Melanoma is the most common tumor to metastasize to the gastrointestinal (GI) tract. 60% of patients who die with malignant melanoma have GI involvement at autopsy1. Symptomatic disease presenting during life is unusual. Anorectal melanoma, a rare tumor that represents 1% of all melanomas and less than 4% of all anal malignancies, manifests with a range of non-specific symptoms and physical exam findings2. In fact, about one-third of lesions may be amelanotic3,4. Initial misdiagnosis as a benign lesion such as hemorrhoid is common.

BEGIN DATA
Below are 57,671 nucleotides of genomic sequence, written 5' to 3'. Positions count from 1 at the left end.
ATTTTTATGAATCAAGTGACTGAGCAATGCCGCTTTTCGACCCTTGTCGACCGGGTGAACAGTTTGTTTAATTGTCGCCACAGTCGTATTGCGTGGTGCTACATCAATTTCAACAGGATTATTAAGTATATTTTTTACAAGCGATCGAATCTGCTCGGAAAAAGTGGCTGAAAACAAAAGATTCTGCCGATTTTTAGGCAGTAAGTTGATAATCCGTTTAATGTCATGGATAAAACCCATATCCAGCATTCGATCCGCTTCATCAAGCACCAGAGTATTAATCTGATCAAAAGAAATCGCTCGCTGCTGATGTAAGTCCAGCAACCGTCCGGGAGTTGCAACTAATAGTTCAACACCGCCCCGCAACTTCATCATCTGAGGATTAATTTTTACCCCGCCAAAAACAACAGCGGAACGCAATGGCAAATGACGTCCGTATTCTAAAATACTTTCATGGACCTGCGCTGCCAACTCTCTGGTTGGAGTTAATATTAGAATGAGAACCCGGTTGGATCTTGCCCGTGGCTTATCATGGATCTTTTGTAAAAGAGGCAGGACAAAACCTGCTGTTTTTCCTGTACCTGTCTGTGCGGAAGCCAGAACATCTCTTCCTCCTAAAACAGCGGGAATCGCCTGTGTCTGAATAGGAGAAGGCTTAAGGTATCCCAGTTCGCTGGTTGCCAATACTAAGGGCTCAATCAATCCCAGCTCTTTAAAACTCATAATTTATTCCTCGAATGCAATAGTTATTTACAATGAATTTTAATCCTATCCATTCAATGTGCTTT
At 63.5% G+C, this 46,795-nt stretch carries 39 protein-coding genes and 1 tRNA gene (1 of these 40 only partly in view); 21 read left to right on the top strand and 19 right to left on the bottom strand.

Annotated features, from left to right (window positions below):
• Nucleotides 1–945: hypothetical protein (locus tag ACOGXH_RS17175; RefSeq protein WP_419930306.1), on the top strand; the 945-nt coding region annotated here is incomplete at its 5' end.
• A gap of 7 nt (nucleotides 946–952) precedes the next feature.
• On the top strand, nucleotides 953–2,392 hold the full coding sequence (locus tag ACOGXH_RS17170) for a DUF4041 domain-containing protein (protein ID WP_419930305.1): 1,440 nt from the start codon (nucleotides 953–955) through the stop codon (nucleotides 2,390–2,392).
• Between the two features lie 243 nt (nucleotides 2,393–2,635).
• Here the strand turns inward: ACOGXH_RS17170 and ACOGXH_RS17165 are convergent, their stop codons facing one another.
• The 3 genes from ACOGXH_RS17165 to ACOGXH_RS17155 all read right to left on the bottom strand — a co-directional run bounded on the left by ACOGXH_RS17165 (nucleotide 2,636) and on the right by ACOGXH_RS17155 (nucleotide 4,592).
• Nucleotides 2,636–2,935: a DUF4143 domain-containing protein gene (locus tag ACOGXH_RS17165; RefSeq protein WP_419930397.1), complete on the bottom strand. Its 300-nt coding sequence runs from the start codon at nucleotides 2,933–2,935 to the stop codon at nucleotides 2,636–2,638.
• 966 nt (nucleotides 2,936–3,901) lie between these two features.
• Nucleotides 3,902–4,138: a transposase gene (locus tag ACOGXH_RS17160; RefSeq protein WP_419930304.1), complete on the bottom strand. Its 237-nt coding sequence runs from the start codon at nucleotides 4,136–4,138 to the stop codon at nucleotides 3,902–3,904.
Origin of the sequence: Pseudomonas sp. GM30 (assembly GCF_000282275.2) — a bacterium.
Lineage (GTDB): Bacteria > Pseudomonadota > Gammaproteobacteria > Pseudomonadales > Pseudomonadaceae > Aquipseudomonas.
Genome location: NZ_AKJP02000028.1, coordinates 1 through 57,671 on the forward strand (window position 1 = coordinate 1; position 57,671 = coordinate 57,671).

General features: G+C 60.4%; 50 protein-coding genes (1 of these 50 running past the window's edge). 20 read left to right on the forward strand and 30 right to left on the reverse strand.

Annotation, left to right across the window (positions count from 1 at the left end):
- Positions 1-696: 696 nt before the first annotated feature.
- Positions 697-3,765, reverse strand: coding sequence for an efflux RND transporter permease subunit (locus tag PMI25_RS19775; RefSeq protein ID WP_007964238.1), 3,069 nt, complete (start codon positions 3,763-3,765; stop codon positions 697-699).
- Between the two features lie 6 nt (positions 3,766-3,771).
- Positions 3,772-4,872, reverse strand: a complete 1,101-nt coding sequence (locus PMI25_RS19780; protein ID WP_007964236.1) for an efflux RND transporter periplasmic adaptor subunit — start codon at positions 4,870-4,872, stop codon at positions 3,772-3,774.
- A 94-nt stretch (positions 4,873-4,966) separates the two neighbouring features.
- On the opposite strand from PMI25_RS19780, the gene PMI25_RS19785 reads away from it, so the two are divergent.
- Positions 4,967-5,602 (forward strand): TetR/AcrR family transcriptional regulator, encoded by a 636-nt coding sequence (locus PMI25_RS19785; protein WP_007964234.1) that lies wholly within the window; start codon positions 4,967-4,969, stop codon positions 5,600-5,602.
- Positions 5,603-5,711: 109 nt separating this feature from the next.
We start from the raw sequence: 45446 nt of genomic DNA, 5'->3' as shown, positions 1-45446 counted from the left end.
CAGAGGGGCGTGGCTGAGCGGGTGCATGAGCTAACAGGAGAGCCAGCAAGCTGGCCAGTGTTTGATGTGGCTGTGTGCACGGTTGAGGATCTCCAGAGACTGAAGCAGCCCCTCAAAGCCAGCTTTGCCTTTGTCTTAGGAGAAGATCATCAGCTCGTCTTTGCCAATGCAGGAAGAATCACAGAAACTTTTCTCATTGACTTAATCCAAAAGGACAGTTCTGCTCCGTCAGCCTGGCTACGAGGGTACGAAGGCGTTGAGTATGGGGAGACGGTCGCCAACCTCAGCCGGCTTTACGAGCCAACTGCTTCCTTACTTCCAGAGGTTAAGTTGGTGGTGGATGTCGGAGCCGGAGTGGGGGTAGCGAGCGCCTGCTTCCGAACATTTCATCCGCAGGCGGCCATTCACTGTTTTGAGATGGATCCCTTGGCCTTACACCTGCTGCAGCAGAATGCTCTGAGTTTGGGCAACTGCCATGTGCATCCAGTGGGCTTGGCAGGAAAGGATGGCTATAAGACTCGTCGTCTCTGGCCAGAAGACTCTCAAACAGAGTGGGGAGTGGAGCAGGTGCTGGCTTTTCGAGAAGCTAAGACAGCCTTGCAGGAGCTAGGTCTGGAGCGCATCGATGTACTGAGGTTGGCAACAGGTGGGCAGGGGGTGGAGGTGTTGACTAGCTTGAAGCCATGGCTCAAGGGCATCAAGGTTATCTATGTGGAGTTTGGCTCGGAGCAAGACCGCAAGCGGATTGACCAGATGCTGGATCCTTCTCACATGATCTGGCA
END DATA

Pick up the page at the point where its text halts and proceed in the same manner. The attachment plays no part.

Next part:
We report 3 cases of anorectal melanoma presenting as primary GI complaints all without known cutaneous malignancy. Physicians must be aware of the clinical spectrum, anatomic distribution, and diagnostic difficulties associated with anorectal melanoma.